July 10, 2017
Action for M.E. will respond to a National Institute of Health and Care Excellence (NICE) consultation to say that the clinical guideline for M.E. must be reviewed in full.
Having considered recent published research with a view to potentially reviewing its guideline CFS/M.E.: diagnosis and management, NICE has decided that there is insufficient evidence to do so. NICE is now asking registered stakeholders for their views on this, with their consultation on the decision running from today until Friday 21 July.
As a registered stakeholder, Action for M.E. will respond to the proposal highlighting the experiences of people with M.E.
We will also argue that:
Considering the guideline’s current recommendations on cognitive behaviour therapy (CBT) and graded exercise therapy (GET), NICE notes that “controversy surrounds the PACE trial.” It concludes that in a surveillance review of current evidence, “most studies generally show better outcomes with CBT and GET.” NICE also notes that PACE data analysed according to the original definition of recovery “found recovery rates with CBT and GET to be less than in reports published by the trial investigators, and not significantly different from control.”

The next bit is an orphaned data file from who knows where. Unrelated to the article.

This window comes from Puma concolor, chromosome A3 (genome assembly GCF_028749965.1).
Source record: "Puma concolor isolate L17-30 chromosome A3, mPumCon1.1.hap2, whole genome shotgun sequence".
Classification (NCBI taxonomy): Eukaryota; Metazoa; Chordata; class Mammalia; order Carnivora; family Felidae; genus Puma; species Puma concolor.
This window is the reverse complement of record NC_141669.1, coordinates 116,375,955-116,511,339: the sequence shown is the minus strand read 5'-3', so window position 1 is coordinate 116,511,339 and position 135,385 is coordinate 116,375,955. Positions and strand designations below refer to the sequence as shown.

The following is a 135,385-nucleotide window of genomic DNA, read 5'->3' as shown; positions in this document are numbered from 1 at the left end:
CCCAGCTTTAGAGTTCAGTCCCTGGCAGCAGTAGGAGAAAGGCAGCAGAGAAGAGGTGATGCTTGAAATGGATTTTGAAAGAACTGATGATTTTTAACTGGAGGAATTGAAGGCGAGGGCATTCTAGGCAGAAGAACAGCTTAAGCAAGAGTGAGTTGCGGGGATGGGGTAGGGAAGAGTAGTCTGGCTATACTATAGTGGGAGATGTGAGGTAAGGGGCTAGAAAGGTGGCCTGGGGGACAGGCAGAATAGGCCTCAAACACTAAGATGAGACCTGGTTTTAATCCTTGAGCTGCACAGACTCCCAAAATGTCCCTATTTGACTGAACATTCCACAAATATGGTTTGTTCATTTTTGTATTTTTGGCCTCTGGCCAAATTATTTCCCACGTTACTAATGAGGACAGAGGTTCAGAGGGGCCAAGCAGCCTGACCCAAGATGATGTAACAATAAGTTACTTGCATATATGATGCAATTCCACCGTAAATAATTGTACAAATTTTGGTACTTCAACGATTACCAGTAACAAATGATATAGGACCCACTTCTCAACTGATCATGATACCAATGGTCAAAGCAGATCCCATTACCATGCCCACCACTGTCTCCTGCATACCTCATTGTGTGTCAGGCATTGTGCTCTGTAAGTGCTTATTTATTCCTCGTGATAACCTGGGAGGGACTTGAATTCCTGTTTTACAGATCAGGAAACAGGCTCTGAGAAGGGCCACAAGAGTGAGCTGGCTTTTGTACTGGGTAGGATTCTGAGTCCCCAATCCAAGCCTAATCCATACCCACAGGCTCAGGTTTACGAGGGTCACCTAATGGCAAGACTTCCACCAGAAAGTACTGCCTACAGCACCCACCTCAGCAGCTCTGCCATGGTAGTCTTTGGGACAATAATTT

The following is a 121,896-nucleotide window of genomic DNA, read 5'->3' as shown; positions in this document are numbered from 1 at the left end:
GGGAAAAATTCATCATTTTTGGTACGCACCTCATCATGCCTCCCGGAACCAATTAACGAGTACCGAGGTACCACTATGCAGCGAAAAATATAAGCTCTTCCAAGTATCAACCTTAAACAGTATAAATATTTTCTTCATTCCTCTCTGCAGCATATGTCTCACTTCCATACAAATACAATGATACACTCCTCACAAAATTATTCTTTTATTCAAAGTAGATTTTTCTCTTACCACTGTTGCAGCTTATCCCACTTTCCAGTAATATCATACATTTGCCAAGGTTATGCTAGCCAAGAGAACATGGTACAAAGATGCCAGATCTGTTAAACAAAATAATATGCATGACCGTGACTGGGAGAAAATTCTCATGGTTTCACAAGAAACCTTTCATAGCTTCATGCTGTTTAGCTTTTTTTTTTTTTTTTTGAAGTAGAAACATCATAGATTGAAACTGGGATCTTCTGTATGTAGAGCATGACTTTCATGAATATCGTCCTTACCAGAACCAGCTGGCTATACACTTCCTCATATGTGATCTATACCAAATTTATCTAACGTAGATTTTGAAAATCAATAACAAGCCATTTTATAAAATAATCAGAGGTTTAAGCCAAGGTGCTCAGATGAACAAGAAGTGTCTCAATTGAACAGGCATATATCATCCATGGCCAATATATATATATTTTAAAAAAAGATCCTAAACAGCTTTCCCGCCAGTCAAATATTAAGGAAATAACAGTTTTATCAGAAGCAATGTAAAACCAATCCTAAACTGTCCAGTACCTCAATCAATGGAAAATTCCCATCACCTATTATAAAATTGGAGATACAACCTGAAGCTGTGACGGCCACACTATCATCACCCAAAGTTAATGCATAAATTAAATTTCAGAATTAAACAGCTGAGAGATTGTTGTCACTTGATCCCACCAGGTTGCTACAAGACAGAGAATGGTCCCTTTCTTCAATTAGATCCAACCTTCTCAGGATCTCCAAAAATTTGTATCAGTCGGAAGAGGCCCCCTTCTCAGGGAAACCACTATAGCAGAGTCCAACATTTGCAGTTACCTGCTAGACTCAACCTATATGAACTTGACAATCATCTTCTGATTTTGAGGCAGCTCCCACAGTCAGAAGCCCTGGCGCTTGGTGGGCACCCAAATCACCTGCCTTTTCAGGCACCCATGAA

NICE is also, as part of this consultation, asking for feedback on a proposal to remove the NICE guideline from its static list. While this would ensure it is reviewed at two-year intervals, we believe it does not sufficiently recognise the growing body of evidence that challenges the current recommendations of the guideline, and that action is needed now.
Action for M.E. will discuss the consultation with other M.E. charities at tomorrow’s Forward M.E. meeting, including the M.E. Association, who have set up a petition calling for a full review of the guideline. At the meeting, we will discuss how we can work collaboratively to give the most robust response possible to the consultation.
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